Percutaneous Transforaminal Lumbar Interbody Fusion

Transforaminal lumbar interbody fusion (TLIF) is a procedure that involves removing an intervertebral disc from between two vertebrae and fusing them together through key-hole incision in the back.

Traditionally, TLIF has been performed as an "open" technique with a larger midline incision at the back.
Through this incision, the surgeon cut or strip muscle and tissue to access the vertebrae and disc space which is part of the reason that after the surgery, patients are faced with a long recovery period.

Unlike the traditional TLIF procedure, our surgeons perform the TLIF by percutaneous technique with small keyhole incisions in the back. Without needs to strip muscle out of the bone, patients will have much less pain after surgery, loss less blood during surgery and get back to normal life much faster.

Moreover, surgeons at Bumrungrad Spine Institute also combine the advantages of percutaneous TLIF with use of the advanced surgical navigation system called ‘O-arm’. The O-arm acts like GPS device in a car. Surgeons will see real-time high quality 3D images during surgery which resulted in more than 99% precision. These benefits lead to a shorter hospital stay and more rapid patient recovery time.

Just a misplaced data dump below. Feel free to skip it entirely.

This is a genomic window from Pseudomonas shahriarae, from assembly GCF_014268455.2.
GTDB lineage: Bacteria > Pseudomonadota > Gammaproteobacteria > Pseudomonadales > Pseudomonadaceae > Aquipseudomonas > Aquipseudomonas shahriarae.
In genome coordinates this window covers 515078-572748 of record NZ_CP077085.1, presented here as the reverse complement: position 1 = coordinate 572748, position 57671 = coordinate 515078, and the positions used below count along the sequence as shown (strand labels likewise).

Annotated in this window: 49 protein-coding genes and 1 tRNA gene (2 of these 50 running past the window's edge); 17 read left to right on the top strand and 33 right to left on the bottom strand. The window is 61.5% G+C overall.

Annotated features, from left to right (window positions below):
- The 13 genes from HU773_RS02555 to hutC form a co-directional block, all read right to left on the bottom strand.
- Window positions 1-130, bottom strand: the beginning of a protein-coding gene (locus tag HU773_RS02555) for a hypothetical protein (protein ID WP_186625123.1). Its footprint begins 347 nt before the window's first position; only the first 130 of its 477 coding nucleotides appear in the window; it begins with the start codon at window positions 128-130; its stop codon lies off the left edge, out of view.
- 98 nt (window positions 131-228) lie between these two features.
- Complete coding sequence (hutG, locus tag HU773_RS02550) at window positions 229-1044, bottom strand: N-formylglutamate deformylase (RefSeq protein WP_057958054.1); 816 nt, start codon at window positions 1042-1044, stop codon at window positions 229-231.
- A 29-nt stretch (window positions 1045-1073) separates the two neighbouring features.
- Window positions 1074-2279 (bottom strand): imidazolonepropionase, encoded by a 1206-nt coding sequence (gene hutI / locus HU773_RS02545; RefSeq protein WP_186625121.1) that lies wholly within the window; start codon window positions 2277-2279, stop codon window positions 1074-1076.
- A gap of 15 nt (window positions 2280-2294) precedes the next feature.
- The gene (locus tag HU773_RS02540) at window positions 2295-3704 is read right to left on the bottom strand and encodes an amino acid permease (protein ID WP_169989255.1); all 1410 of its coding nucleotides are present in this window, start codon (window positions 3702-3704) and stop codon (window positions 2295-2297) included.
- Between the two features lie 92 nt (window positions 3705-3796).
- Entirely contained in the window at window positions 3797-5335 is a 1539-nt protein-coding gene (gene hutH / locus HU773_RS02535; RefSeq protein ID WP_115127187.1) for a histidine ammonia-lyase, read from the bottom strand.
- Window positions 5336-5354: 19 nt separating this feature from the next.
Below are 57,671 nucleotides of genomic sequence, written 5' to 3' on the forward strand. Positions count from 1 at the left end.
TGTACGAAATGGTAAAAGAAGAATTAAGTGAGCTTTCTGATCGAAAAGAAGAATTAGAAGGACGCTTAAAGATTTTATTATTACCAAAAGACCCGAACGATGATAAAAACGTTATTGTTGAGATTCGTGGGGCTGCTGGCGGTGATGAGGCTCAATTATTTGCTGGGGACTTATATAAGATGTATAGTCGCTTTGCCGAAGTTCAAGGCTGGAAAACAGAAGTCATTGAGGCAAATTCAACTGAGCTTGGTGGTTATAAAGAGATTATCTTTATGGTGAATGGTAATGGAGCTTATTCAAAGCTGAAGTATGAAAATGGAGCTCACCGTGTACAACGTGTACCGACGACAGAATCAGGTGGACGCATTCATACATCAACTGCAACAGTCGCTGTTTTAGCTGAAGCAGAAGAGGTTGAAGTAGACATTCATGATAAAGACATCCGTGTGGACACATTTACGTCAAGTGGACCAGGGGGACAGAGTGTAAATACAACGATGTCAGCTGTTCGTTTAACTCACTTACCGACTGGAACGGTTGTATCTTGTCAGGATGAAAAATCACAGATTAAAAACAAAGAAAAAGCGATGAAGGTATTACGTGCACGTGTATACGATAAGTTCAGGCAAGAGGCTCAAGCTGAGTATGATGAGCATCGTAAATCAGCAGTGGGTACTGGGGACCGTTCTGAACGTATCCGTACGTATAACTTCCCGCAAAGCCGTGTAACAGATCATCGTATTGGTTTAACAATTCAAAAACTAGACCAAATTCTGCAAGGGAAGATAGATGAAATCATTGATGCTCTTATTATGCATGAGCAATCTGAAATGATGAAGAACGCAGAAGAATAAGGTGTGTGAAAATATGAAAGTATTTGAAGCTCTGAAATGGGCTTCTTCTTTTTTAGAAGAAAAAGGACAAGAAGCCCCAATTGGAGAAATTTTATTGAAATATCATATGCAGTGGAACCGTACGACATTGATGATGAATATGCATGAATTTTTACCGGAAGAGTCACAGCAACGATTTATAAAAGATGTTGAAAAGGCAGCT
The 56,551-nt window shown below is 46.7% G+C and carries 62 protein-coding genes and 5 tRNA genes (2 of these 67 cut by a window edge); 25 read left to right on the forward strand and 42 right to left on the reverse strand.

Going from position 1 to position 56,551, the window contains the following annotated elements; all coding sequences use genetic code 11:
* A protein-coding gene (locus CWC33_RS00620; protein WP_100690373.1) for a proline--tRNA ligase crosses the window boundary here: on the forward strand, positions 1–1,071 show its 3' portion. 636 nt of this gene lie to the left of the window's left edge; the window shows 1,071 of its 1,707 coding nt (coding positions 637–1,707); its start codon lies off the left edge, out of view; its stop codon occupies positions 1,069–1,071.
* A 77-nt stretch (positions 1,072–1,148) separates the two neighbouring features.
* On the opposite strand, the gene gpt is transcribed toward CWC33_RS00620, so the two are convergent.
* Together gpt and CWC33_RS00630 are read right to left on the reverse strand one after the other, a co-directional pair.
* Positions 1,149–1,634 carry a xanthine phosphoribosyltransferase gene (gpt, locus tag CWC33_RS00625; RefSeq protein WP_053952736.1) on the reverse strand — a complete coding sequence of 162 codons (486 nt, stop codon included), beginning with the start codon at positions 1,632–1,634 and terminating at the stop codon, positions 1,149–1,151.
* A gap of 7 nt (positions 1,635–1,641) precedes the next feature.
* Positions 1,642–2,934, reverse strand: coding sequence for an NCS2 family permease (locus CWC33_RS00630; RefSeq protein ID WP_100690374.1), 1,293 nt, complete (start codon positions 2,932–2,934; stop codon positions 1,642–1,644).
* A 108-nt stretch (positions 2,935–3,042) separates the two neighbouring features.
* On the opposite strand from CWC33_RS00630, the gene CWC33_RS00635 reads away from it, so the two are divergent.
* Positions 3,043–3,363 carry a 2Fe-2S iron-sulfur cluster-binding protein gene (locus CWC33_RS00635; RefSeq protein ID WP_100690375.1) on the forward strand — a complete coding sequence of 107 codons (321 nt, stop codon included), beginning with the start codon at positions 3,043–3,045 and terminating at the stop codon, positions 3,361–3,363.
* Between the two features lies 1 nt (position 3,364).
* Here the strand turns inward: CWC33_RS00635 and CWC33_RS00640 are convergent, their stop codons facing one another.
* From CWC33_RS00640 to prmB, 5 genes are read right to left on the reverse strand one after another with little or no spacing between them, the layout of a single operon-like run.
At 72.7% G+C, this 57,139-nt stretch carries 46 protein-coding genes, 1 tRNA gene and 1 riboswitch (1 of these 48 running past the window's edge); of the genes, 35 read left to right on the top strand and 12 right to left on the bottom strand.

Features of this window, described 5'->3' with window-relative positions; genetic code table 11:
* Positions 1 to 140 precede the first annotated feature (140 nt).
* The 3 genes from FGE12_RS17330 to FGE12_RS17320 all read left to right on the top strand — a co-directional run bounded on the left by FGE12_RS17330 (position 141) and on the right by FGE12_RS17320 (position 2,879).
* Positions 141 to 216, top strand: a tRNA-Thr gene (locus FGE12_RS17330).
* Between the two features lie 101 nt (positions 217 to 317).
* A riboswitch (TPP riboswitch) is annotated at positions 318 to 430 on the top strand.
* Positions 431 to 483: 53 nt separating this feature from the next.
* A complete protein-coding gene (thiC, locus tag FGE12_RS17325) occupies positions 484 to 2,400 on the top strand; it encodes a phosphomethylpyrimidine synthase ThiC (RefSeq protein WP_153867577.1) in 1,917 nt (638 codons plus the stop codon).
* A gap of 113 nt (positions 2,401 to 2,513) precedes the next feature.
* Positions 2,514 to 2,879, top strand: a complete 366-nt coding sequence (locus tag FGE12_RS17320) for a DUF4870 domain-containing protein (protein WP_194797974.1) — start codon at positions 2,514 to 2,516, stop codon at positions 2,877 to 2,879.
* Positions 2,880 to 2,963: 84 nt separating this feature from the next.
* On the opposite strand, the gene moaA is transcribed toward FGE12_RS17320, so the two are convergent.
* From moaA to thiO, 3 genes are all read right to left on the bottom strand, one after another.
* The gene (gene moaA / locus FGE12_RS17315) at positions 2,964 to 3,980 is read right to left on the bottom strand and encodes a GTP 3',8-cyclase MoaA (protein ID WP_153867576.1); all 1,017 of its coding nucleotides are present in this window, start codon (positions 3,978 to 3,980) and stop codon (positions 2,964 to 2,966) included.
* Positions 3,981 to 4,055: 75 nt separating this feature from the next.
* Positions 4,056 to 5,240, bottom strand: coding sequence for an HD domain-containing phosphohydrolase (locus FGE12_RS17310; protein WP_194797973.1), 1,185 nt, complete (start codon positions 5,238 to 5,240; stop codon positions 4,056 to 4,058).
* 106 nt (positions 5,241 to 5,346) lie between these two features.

This procedure is used to achieve spinal fusion in patients who are diagnosed with severe lumbar spondylosis or spinal instability (spondylolisthesis) and to relieve symptoms.


The percutaneous TLIF is performed under general anesthesia. After the patient is positioned, the O-arm will be used to create 3D images prior to the surgery. Screws will be placed through keyhole skin incisions. Then the degenerative structures that cause nerve compression will be removed through a small tunnel with help of microscope. A bone graft is then inserted into the disc space and will act as a bridge until the bone is formed.


  • Much shorter hospital stay compared to the traditional technique.
  • Much less postoperative pain
  • No blood transfusion needed
  • More than 99% precision.
  • Walk within 24 hours after surgery
As with any spine surgery, there are risks, including the possibility of:
  • General complications of any surgery including bleeding, infection, blood clots and reaction to anesthesia
  • Adjacent segments degeneration syndrome
You are advised to discuss the potential risks and complications with your surgeon prior to having TLIF surgery. However, risks from any surgery can be reduced by following the surgeon's instructions before and after the back surgery.

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